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Thursday, 24 April 2008 ,  Written by AVRev.com
Mitsubishi LT-46144 LCD HDTV
The Basics: Mitsubishi’s 144 Series of 1080p LCDs is a step down from the top-of-the-line 244/Diamond Series, yet it contains a lot of the same features and technologies. Like the higher-end models, this 46-inch TV uses Mitsubishi’s Smooth 120Hz technology, which doubles the TV’s frame rate from 60 to 120Hz to reduce motion blur. On the connection end, this model doesn’t have the CableCARD slot or RS-232 port found in the 244 Series and it sports one less HDMI connection. You still get three HDMI inputs that accept 1080p/60 and 1080p/24, plus three component video inputs (including one on the side panel), dual RF inputs to access the internal tuners and a USB port for viewing digital photos. The LT-46144 has a solid but not extensive amount of advanced picture adjustments, including an adjustable backlight and a PerfectColor feature that lets you ...
Tuesday, 08 April 2008 ,  Written by AVRev.com
Mitsubishi LT-40134 LCD HDTV
The Basics: The LT-40134 is considered a mid-level model in Mitsubishi’s LCD line because it does not feature Smooth120Hz technology, which doubles the TV’s frame rate from 60 to 120 Hz to reduce motion blur. However, its connections, technologies and features are otherwise similar to the higher-end 144 and 244/Diamond Series. The generous connection panel includes four HDMI and three component video inputs, with one of each on the side panel for easy access. The HDMI inputs accept 1080p/60 and 1080p/24. You also get dual RF inputs to access the internal tuners and a USB port for viewing digital photos. This model does not have the CableCARD slot found on the Diamond Series, but it does have the TV Guide Daily program guide.
Saturday, 01 March 2008 ,  Written by Andrew Robinson
MartinLogan Purity Loudspeakers
Introduction I could bore you with a brief summery about the whos and whys surrounding the electrostatic loudspeaker manufacturer MartinLogan, but truthfully, if you consider yourself a fan of high-end audio, then the MartinLogan story is among the most well-known in the business. So instead I’ll lead with this: I have in my possession the coolest iPod speakers ever dreamed of. There has been a lot of to-do over the mighty MP3 player from Apple, as AV manufacturers clamor to jump aboard the train, manufacturing countless accessories and glorified clock radios in a relentless quest to cash in on the seemingly endless success of the iPod. After a recent visit to my local Apple Store, several high-end companies were displaying products that utilize or feature the iPod, hoping to squeeze an ounce of high fidelity out of the otherwise personal player. ...
Saturday, 01 March 2008 ,  Written by Adrienne Maxwell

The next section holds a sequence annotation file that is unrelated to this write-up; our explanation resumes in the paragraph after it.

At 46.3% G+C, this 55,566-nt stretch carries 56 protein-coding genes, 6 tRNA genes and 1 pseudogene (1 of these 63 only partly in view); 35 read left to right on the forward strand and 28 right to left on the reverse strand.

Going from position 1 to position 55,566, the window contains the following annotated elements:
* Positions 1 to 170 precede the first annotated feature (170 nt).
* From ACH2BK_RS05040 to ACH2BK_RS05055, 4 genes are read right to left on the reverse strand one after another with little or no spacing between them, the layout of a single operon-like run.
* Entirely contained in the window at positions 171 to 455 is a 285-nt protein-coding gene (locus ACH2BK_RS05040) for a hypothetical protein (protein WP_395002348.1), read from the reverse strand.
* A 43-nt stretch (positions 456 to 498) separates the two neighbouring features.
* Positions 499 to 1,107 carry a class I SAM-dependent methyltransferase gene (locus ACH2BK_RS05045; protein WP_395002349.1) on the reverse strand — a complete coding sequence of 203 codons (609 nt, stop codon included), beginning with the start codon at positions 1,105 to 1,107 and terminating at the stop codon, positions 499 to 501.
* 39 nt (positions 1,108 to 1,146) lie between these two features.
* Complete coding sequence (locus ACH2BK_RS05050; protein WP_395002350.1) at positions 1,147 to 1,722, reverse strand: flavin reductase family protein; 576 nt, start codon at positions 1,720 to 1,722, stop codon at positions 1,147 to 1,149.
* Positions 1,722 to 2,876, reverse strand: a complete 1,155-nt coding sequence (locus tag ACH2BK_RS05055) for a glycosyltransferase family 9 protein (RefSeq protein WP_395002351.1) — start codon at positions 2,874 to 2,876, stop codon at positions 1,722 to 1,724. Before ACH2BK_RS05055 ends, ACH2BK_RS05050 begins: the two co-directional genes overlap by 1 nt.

Mitsubishi Diamond Series WD-57833 DLP HDTV
Introduction Reports of RPTV's death have been greatly exaggerated. Okay, maybe not greatly. How about mildly exaggerated? Toshiba, Hitachi, and (most surprising) Sony have all announced that they are abandoning RPTV production. Last September, IDC predicted that RPTV sales would drop from 2.5 million units in 2006 to as few as 30,000 units in 2011, and that was before Sony's announcement. This expected decline is due to the fact that the price of large-screen flat-panel TVs continues to drop, chipping away at the RPTV's biggest selling point: You get more screen size for less money. Indeed, the future may be grim for rear-pro HDTVs, but 2011 is still several years away. Let's talk about the here and now. Right here, right now, Samsung, and Mitsubishi are still committed to their respective rear-pro technologies. As much as flat-panel pricing has fallen, plasma ...
Friday, 01 February 2008 ,  Written by Brian Kahn
Marantz VP-15S1 DLP Projector
Introduction I was a little nervous when I learned that I would be reviewing Marantz’s new VP-15S1 projector. I know this sounds a little odd, especially when you consider that the staff at AVRev.com and I have been overwhelmingly impressed with Marantz’s past front-projection video projectors. I even bought the last Marantz projector I reviewed, the VP-11S1, which retailed for $20,000. While I know that video gear is always getting better and cheaper, I was surprised to learn that, within a single year, Marantz’s VP-15S1 was being introduced at half the price ($9,999) with allegedly 90 percent of the performance. Could this be true? When I received the VP-15S1, I was not surprised to find that it physically looked very similar to the VP-11S1 and the VP-12 series before that. The biggest external difference I noted between the VP-15S1 and the VP-11S1 ...
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